So, low abdominal breathing may enhance the effects of the “normal”, garden-variety of ab breathing, however it would seem that by whatever combination of processes, the use of abdominal breathing prior to and during dangerous and other potentially stressful situations creates the ability to simultaneously manifest the useful symptoms of both the PNS and the SNS’ “flight or fight” reaction, while also avoiding the potentially negative aspects of both—essentially allowing an individual to “have their cake and eat it too”.

Because of these awesome abilities—and others—I can’t imagine abdominal breathing not being at the center of every aspect of my martial arts training,

That said, for me, the study of abdominal breathing has rarely been anything even close to easy and I have never known anyone who has pursued it with the necessary dedication to find it less than extremely challenging.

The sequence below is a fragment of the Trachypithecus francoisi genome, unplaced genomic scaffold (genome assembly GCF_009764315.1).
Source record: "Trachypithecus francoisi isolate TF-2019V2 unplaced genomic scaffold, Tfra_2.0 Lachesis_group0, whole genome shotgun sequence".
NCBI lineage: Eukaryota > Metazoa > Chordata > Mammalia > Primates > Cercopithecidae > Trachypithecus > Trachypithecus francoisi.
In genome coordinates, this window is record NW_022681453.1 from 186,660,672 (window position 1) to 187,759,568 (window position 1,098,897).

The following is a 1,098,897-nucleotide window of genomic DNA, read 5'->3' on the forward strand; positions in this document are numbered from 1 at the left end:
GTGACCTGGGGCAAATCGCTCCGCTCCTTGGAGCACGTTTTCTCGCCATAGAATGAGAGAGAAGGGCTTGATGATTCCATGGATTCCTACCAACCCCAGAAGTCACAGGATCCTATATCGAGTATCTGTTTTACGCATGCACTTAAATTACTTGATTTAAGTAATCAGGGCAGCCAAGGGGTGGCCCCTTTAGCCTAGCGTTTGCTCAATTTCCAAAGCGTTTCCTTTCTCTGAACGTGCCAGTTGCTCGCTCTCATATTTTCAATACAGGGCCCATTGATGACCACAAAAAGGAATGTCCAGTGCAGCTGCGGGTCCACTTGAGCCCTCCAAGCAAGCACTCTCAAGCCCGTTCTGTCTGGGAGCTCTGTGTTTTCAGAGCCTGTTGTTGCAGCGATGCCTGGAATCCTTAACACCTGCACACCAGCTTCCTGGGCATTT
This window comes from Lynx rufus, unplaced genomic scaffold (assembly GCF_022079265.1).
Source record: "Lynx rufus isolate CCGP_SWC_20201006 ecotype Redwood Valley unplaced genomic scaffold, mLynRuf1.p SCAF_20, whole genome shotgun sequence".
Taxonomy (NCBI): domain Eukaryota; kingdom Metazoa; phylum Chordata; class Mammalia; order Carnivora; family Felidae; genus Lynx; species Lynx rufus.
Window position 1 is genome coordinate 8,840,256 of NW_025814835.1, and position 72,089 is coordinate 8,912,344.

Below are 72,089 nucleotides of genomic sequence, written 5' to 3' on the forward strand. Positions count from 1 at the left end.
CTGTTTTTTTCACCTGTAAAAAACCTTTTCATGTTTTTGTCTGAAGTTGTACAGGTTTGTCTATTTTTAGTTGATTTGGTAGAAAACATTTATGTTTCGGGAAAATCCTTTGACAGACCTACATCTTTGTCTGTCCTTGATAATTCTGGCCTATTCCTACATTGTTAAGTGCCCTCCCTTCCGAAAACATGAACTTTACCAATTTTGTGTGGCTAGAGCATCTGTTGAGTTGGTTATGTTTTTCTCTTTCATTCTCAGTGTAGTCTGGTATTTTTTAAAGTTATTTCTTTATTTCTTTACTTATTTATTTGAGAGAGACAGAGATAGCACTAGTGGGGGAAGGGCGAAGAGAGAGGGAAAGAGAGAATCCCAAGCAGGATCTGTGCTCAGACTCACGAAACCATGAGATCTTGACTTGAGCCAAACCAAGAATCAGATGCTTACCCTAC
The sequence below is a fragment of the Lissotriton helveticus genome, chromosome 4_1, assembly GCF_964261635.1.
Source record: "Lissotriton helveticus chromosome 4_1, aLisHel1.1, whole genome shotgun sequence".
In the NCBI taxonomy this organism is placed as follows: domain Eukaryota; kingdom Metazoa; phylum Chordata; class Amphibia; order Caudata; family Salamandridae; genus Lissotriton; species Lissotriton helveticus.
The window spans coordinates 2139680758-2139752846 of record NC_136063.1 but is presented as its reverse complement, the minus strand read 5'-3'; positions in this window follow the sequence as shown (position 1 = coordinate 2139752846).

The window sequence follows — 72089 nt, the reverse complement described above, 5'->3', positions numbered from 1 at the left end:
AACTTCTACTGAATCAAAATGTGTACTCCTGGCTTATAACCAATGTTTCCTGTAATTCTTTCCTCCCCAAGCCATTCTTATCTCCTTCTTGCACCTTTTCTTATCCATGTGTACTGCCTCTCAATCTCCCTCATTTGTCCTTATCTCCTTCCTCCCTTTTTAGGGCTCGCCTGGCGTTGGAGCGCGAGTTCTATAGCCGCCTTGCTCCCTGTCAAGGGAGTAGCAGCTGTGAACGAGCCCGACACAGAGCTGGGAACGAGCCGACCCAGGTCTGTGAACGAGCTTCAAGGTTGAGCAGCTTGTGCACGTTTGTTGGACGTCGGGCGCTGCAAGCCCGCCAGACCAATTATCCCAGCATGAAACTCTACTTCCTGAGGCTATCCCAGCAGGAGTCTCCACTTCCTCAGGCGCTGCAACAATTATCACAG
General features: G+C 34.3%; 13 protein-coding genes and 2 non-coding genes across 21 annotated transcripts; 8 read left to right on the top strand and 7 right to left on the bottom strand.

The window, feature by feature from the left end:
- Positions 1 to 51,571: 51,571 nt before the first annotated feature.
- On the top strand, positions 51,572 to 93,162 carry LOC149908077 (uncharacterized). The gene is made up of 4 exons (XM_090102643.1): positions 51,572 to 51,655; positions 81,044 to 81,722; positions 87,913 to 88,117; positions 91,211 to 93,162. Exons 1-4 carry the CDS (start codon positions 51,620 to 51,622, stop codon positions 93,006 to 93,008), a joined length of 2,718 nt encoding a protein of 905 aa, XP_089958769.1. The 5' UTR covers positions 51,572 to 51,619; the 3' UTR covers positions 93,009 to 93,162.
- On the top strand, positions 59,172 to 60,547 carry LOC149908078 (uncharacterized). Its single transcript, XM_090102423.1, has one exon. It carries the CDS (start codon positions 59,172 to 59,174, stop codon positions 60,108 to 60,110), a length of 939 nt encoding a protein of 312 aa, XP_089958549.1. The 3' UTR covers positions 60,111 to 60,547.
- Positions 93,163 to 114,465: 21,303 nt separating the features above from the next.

But for so many reasons, for any martial artist—whether they practice aikido or kyokushin, iaido or kenjutsu, tai chi or BJJ—I guarantee the struggle is worth it…so, so, so worth it!

(The above essay is adapted from a section of the Kindle book “Flawless Deception: the truth behind the samurai schools.” (https://www.amazon.com/Flawless-Deception-behind-samurai-schools-ebook/dp/B014OMZ0EA ))

Endnotes:

12, 13, 15, 16, 17. Milton Z. Brown, Ph.D., Regulating Emotions through Slow Abdominal Breathing (Dialectical Behavioral Therapy Center of San Diego (www.dbtsandiego.com)

  1. Rick Hanson, PhD, Relaxed and Contented: Activating the Parasympathetic Wing of Your Nervous System (Wellspring Institute for Neuroscience and Contemplative Wisdom (http://www.wisebrain.org/ParasympatheticNS.pdf), 2007)

  1. Monique Moore, PhD, David Brown, PsyD, Nisha Money, MD, MPH, ABIHM, Mark Bates, PhD, Mind-Body Skills for Regulating the Autonomic Nervous System, (Defense Centers of Excellence for Psychological Health and Traumatic Brain Injury (www.dcoe.health.mil), June 2011, Version 2), p7